Dear visitors! Please pay attention to our special visiting regulations due to the epidemiological situation.
A limited number of people – not more than 10 people with the distance of 1,5 – 2 metres (1 person per 20 square metres). Visitors must wear protective gloves and mask. Protective equipment can be provided at the entrance of the Museum. Also, guests will have their temperatures taken with contactless thermometer. Sanitary treatment of toilets and common areas is carried out regularly with the use of disinfectors, as well as additional disinfection of door knobs, railings and other contact surfaces. The sanitary zone has antiseptic devices and instructions on proper hand washing. Regular ventilation of premises is carried out. We apologise for the temporary inconveniences.
The Museum of the History of Physics and Mathematics consists of two sections: the physics section; and the mathematics, mechanics and astronomy section.
The exhibition of the physics section was created and opened in 2001 to mark the 100th anniversary of the foundation of St Petersburg University Institute of Physics. For outstanding achievements, the institute was given the name of the world renowned theoretical physicist Vladimir Fock by Order of the Rector of the University No 549 dated 25 May 2001.
The exhibition displays materials about the history of the stages of development of physics and mathematics at the University. …The exhibition is a synopsis of the lives of the most prominent Russian scientists who created scientific schools in almost every field of modern physics. The Museum also provides information on the Institute of Physics at the start of the 21st century.
The exhibition of the mathematics, mechanics, and astronomy section displays models of mechanisms that have been cherished by the staff of the Department of Theoretical and Applied Mechanics of the Mathematics and Mechanics Faculty at St Petersburg University. These models were inherited by the Department of Theoretical and Applied Mechanics from the Cabinet of Practical Mechanics that had been founded in 1865 under the supervision of privat-docent (later professor) Mikhail Okatov. Custodians of the Cabinet were young graduates of the University who later became famous Russian and international scientists. Among them there were Aleksandr Lyapunov, Ivan Meshchersky, Gury Kolosov, Evgenii Nikolai, Nikoloz (Niko) Muskhelishvili and others.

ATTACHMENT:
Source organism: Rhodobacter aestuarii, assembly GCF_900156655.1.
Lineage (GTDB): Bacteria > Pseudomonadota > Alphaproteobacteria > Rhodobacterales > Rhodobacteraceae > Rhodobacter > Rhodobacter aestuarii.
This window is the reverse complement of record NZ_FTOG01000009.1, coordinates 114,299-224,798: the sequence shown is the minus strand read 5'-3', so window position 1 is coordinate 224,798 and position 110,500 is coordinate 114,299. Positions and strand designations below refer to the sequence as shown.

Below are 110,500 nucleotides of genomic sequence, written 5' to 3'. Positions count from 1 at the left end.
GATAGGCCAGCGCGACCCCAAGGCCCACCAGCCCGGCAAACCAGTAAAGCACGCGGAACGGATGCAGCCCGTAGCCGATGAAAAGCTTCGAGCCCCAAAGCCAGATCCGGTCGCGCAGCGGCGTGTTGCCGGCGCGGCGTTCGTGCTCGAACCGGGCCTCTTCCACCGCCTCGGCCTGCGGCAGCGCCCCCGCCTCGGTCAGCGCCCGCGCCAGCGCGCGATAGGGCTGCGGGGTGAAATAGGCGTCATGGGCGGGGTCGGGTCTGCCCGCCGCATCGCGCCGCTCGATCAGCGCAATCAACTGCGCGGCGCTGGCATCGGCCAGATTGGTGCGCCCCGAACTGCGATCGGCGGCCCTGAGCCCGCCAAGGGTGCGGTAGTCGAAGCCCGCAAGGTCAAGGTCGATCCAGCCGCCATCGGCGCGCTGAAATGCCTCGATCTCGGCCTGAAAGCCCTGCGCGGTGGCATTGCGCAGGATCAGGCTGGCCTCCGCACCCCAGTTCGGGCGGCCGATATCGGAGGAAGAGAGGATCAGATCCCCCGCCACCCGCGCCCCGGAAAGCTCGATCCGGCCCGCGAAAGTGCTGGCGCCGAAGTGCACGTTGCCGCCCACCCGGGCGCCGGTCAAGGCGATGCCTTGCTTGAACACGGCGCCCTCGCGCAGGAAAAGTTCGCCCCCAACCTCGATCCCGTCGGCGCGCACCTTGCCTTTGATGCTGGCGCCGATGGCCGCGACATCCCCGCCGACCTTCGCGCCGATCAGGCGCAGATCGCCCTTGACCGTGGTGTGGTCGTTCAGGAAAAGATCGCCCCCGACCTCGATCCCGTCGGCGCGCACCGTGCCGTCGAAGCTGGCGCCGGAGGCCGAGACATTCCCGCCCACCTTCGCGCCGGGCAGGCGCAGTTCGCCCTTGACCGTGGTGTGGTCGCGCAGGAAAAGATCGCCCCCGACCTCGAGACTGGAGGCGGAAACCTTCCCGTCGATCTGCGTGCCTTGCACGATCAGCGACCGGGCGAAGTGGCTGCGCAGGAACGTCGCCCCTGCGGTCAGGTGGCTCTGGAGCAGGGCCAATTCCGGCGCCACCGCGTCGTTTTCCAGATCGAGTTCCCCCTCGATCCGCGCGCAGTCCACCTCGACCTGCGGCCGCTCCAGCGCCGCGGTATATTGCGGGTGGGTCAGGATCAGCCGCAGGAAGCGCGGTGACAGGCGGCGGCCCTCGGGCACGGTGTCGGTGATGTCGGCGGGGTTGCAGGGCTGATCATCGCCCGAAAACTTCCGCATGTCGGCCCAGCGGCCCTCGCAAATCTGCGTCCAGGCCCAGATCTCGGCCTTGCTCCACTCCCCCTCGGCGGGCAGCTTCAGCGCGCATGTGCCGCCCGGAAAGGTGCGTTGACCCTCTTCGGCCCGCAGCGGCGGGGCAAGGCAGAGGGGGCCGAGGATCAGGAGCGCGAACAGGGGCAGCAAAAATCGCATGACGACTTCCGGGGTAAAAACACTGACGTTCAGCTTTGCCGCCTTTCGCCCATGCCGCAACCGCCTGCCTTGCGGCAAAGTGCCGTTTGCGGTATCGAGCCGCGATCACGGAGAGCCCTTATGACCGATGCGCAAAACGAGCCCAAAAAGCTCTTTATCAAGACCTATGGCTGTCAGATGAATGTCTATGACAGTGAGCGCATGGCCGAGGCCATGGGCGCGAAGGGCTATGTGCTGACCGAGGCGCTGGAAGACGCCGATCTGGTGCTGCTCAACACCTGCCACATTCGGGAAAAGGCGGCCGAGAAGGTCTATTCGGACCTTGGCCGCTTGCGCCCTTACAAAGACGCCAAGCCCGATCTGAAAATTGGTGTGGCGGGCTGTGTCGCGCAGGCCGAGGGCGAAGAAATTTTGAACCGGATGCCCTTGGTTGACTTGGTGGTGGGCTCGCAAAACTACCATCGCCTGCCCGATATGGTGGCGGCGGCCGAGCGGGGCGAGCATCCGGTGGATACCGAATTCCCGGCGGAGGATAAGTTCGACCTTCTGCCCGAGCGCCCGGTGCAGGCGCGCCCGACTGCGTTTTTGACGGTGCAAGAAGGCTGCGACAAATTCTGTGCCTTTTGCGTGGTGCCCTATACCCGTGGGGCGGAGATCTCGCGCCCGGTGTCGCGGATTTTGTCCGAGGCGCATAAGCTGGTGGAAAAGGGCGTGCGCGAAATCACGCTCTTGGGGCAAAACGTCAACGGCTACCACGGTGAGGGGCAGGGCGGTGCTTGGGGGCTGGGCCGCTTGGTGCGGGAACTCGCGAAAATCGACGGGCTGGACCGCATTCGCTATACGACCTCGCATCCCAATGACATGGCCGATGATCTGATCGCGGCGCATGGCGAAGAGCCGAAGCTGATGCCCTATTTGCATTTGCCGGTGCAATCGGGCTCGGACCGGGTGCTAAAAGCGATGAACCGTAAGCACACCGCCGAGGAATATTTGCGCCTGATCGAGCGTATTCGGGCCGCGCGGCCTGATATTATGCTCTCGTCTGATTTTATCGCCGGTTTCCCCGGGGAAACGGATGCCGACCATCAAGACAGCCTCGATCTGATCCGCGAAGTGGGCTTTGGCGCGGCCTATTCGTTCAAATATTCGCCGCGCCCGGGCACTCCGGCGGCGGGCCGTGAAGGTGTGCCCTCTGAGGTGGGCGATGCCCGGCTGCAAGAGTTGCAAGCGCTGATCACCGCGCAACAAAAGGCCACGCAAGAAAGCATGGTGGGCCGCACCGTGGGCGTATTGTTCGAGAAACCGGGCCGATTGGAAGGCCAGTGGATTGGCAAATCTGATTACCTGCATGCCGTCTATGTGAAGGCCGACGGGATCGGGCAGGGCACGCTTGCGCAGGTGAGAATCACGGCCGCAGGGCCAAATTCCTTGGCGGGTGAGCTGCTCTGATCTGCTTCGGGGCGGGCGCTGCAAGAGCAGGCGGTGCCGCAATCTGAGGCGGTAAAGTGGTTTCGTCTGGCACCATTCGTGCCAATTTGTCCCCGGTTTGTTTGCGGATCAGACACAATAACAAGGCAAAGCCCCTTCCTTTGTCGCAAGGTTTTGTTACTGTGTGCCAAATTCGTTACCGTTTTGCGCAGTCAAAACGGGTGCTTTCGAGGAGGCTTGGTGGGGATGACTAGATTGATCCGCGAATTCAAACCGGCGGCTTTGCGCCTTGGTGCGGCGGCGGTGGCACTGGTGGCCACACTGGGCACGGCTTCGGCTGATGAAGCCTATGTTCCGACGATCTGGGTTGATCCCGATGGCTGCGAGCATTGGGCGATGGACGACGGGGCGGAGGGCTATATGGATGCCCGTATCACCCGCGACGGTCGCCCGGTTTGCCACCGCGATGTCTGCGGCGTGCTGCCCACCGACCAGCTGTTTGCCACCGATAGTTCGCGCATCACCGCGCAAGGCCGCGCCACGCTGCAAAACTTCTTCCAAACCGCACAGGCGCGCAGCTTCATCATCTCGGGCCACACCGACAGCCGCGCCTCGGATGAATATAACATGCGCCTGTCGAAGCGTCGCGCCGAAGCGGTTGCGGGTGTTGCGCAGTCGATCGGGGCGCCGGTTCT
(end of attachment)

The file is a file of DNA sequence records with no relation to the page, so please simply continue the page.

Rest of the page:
In the second half of the 19th century teaching mechanics in universities was considered impossible without showing students mechanisms and visual aids. The Cabinet had models of mechanisms that could demonstrate different types of motion: rotation, rectilinear, as well as conversion of motion.
The first wooden models were supposedly made in 1833 in the artillery technical school on commission from the University. Other wooden models were created in the workshop of the Cabinet of Practical Mechanics. It should be mentioned that some of the models were made by an eminent master, the University mechanical engineer Franzen.
The Cabinet of Practical Mechanics is also famous for the models that were made by the academician Pafnuty Chebyshev or from his drawings.
A large part of the metal models on display in the Cabinet of Practical Mechanics are those from the collection of Franz Reuleaux, a renowned German mechanical engineer, professor of Berlin Royal Technical Academy. More than 300 out of 800 models that he designed were made in Berlin at the factory of Gustav Voigt (end of the 19th century). They were sold to many universities around the world for educational and scientific purposes. Today, the collection of those mechanisms is called the collection of Reuleaux-Voigt. The catalogue of kinematic models that were made by Voigt survived to the present days. The catalogue consists of two parts. The first part is both lettered and numbered: letters indicate the category of a mechanism, whereas numbers show a certain variation of a category. The second part of the catalogue is numbered. In the University’s collection there are 40 historical models of Reuleaux-Voigt. Models by Reuleaux are now becoming more and more well-known thanks to being popularised on the websites of different technical universities around the world such as Cornell University (the USA).
Also, the collection of models of mechanisms of the Cabinet of Practical Mechanics (late 19th to early 20th century) includes models that were made in Switzerland and Paris as well as kinematic models from the catalogue of M Shilling (1903–1911).
In the 20th century the collection continued to grow. The Museum keeps collecting different exhibits, for example mechanisms that were found in department rooms and former laboratories of the institutes of the Faculty of Physics and the Mathematics and Mechanics
Faculty. These include: the Smirnov Scientific Research Institute in Mathematics and
Mechanics; the Sobolev Astronomical Institute; and the Institute of Information Technology. The collection has a great historical and cultural value. It helps student get acquainted with the main milestones of the development of physics, mathematics, mechanics and astronomy.